Release Date: Jan 29, 2013
Record label: Polyvinyl
Genre(s): Pop/Rock, Alternative/Indie Rock, Indie Rock, Alternative Singer/Songwriter
With the third volume of Sonny Smith's 100 Records project, he's once again ditched the Sunsets and inhabited a universe of fictional musicians. He's back as Hank Champion, the poet who talks about his sex life over a quaint country instrumental. Zig Speck and the Specktones, the garage rock band formerly fronted by Ty Segall in Volume II, return with an earwormy nugget called "Fruitcakes".
In 2009, Sonny Smith had a pretty clever idea, and three-plus years later he's still releasing songs from the project. In a nutshell, he came up with 100 band names, asked artists to design 7" sleeves for each band, and then he recorded 200 songs to go along with the sleeves. This is the third volume of recordings to be released, and it again shows that Smith's execution of his grand concept was quite successful.
Some songwriters pen a dozen tracks for every one keeper. Others, like San Francisco, CA's Sonny Smith, adhere to the "a home for every song" philosophy. In between issuing records with his band, the Sunsets, at a pretty regular clip, Smith has slowly trickled out some of the 200 songs he penned for his ambitious 100 Records project. Back in 2010, Smith concocted 100 fictional bands, wrote an A- and B-side for each and then had artists create original art for the records' seven-inch sleeves.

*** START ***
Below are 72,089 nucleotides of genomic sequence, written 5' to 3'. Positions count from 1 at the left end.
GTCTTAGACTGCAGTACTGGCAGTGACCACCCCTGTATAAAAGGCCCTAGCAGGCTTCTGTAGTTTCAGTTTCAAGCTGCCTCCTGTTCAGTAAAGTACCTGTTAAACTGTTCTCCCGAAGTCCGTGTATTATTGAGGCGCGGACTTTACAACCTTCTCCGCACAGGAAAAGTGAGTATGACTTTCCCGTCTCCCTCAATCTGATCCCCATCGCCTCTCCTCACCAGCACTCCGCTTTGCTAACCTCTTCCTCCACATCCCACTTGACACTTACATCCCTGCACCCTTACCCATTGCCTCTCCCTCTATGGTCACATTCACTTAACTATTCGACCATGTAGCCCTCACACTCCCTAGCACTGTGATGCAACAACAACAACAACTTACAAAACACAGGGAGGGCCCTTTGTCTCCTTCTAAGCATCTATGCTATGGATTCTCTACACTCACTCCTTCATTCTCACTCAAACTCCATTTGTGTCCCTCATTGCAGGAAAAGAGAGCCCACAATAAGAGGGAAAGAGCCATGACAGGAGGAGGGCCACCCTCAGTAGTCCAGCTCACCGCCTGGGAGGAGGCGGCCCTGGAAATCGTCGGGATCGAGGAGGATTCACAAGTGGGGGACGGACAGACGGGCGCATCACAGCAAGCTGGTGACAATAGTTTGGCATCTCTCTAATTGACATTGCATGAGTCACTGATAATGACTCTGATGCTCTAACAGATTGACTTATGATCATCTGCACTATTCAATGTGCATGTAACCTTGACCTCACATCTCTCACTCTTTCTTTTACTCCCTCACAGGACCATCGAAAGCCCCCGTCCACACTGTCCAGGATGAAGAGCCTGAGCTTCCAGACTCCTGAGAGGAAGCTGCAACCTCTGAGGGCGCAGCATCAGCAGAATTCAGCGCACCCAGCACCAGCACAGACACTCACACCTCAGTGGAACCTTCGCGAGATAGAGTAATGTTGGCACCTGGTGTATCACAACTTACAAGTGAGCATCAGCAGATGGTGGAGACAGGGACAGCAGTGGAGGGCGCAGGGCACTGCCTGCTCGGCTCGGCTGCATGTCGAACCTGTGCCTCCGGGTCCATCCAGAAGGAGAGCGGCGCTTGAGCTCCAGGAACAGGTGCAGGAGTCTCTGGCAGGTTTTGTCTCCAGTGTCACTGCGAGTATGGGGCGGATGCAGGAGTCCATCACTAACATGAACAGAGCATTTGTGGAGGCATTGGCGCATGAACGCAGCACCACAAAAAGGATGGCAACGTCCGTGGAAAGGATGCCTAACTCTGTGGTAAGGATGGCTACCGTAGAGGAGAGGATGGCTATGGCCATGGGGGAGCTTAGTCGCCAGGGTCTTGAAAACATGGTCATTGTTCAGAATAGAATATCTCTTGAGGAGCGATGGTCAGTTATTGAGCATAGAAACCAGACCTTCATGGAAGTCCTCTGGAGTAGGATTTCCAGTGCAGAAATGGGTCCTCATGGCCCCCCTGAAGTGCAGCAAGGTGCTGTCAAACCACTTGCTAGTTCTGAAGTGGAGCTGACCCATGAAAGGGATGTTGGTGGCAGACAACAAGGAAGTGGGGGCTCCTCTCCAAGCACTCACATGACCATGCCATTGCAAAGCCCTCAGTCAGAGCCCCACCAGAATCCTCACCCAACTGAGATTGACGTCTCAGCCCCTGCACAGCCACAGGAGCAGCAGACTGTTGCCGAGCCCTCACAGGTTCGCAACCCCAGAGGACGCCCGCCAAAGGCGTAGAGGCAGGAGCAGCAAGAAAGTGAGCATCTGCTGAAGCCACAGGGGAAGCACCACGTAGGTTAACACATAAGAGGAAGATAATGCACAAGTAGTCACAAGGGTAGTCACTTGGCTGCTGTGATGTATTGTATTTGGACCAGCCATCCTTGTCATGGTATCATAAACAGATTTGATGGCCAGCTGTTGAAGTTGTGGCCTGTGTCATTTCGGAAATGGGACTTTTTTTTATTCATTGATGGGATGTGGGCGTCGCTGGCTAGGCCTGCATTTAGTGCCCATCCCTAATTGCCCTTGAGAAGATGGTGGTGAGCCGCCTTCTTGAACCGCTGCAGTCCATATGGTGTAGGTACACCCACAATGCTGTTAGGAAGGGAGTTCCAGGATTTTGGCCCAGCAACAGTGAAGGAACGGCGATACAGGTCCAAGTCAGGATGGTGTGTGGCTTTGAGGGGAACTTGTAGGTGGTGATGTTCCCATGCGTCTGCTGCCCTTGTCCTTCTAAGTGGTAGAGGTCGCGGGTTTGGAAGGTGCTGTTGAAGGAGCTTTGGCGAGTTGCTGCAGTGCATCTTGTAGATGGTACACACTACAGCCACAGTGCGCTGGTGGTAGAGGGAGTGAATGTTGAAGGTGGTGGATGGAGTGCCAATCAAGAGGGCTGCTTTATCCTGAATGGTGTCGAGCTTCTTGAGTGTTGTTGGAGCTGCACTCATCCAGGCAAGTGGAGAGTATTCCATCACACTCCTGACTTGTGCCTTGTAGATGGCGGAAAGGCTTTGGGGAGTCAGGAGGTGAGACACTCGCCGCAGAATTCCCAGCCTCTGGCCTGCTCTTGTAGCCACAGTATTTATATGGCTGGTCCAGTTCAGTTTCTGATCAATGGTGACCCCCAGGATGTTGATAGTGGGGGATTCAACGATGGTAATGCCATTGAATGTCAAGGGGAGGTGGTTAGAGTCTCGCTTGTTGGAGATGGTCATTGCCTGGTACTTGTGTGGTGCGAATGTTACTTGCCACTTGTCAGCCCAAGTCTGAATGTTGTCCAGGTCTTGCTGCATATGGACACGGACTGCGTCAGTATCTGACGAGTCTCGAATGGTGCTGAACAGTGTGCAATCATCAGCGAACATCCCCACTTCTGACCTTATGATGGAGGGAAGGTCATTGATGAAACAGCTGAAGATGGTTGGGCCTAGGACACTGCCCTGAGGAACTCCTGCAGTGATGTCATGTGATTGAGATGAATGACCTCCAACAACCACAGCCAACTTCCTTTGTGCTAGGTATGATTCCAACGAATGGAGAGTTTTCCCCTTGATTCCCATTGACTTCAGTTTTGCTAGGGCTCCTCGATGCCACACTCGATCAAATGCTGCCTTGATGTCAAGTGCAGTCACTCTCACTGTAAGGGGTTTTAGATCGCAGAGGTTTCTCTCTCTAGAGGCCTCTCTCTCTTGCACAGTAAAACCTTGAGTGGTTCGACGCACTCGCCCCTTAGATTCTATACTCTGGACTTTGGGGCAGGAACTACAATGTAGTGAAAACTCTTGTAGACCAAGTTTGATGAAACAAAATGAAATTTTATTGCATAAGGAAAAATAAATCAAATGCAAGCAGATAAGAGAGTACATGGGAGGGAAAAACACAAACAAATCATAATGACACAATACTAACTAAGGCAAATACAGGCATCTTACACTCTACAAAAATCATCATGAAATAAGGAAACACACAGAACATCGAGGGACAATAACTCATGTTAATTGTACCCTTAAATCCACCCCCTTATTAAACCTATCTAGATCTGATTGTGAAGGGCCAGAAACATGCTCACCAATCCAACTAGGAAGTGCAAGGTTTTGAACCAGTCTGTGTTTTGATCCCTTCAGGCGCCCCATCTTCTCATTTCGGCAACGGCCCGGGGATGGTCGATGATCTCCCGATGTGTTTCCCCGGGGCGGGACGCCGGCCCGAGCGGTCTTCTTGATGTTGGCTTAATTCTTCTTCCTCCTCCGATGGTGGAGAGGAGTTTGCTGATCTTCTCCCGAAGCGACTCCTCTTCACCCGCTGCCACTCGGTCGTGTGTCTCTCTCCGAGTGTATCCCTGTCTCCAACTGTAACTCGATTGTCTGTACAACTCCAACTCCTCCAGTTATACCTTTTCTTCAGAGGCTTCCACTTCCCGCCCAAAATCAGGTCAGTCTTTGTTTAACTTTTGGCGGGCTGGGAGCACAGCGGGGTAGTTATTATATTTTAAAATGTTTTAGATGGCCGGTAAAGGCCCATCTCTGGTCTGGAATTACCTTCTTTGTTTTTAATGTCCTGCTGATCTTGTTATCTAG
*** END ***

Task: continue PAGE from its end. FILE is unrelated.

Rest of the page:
Sonny Smith100 Records, Vol. 3[Polyvinyl; 2013]By Joshua Pickard; January 29, 2013Purchase at: Insound (Vinyl) | Amazon (MP3 & CD) | iTunes | MOGTweetWhether you enjoy Sonny Smith’s surf-inspired rock with Sonny & the Sunsets or feel that it’s a little too beholden to its influences, you can’t help but respect the man’s dedication to his craft—even more so when you understand the breadth and scope of his latest musical undertaking, the incredibly ambitious 100 Records project. Basically, Smith wrote and recorded 100 songs by 100 fictional artists and loaded them all with custom cover art into a mobile jukebox and took it on a short tour across the US, displaying it at small art galleries in various metropolitan cities.